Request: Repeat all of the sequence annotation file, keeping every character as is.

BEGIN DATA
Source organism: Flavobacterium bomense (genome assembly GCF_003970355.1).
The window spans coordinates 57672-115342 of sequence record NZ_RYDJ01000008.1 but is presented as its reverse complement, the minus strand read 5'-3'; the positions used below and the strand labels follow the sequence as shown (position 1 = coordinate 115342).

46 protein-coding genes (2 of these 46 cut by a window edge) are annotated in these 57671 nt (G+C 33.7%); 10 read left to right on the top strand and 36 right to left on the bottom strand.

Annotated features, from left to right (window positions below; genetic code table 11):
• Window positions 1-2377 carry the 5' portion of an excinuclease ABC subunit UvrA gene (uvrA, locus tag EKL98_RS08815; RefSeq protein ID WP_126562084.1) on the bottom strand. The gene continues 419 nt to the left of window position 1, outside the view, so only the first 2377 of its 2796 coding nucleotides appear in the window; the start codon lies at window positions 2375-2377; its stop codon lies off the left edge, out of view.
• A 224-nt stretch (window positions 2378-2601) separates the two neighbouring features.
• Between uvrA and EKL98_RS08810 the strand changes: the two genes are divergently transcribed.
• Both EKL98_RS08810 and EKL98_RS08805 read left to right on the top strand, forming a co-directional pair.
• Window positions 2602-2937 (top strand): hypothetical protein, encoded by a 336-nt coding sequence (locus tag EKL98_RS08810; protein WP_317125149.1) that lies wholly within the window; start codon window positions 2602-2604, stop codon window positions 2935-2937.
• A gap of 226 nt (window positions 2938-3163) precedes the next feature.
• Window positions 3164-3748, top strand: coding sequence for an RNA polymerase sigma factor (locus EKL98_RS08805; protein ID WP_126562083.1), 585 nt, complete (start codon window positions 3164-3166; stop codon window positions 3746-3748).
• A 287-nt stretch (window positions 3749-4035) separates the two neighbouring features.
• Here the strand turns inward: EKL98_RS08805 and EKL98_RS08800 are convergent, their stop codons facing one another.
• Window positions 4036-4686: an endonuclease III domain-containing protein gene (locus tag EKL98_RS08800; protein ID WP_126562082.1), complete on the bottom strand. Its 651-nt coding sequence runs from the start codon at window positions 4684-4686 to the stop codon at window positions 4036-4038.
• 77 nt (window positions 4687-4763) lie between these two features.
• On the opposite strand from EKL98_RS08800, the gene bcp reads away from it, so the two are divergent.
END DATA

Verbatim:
Source organism: Flavobacterium bomense (genome assembly GCF_003970355.1).
The window spans coordinates 57672-115342 of sequence record NZ_RYDJ01000008.1 but is presented as its reverse complement, the minus strand read 5'-3'; the positions used below and the strand labels follow the sequence as shown (position 1 = coordinate 115342).

46 protein-coding genes (2 of these 46 cut by a window edge) are annotated in these 57671 nt (G+C 33.7%); 10 read left to right on the top strand and 36 right to left on the bottom strand.

Annotated features, from left to right (window positions below; genetic code table 11):
• Window positions 1-2377 carry the 5' portion of an excinuclease ABC subunit UvrA gene (uvrA, locus tag EKL98_RS08815; RefSeq protein ID WP_126562084.1) on the bottom strand. The gene continues 419 nt to the left of window position 1, outside the view, so only the first 2377 of its 2796 coding nucleotides appear in the window; the start codon lies at window positions 2375-2377; its stop codon lies off the left edge, out of view.
• A 224-nt stretch (window positions 2378-2601) separates the two neighbouring features.
• Between uvrA and EKL98_RS08810 the strand changes: the two genes are divergently transcribed.
• Both EKL98_RS08810 and EKL98_RS08805 read left to right on the top strand, forming a co-directional pair.
• Window positions 2602-2937 (top strand): hypothetical protein, encoded by a 336-nt coding sequence (locus tag EKL98_RS08810; protein WP_317125149.1) that lies wholly within the window; start codon window positions 2602-2604, stop codon window positions 2935-2937.
• A gap of 226 nt (window positions 2938-3163) precedes the next feature.
• Window positions 3164-3748, top strand: coding sequence for an RNA polymerase sigma factor (locus EKL98_RS08805; protein ID WP_126562083.1), 585 nt, complete (start codon window positions 3164-3166; stop codon window positions 3746-3748).
• A 287-nt stretch (window positions 3749-4035) separates the two neighbouring features.
• Here the strand turns inward: EKL98_RS08805 and EKL98_RS08800 are convergent, their stop codons facing one another.
• Window positions 4036-4686: an endonuclease III domain-containing protein gene (locus tag EKL98_RS08800; protein ID WP_126562082.1), complete on the bottom strand. Its 651-nt coding sequence runs from the start codon at window positions 4684-4686 to the stop codon at window positions 4036-4038.
• 77 nt (window positions 4687-4763) lie between these two features.
• On the opposite strand from EKL98_RS08800, the gene bcp reads away from it, so the two are divergent.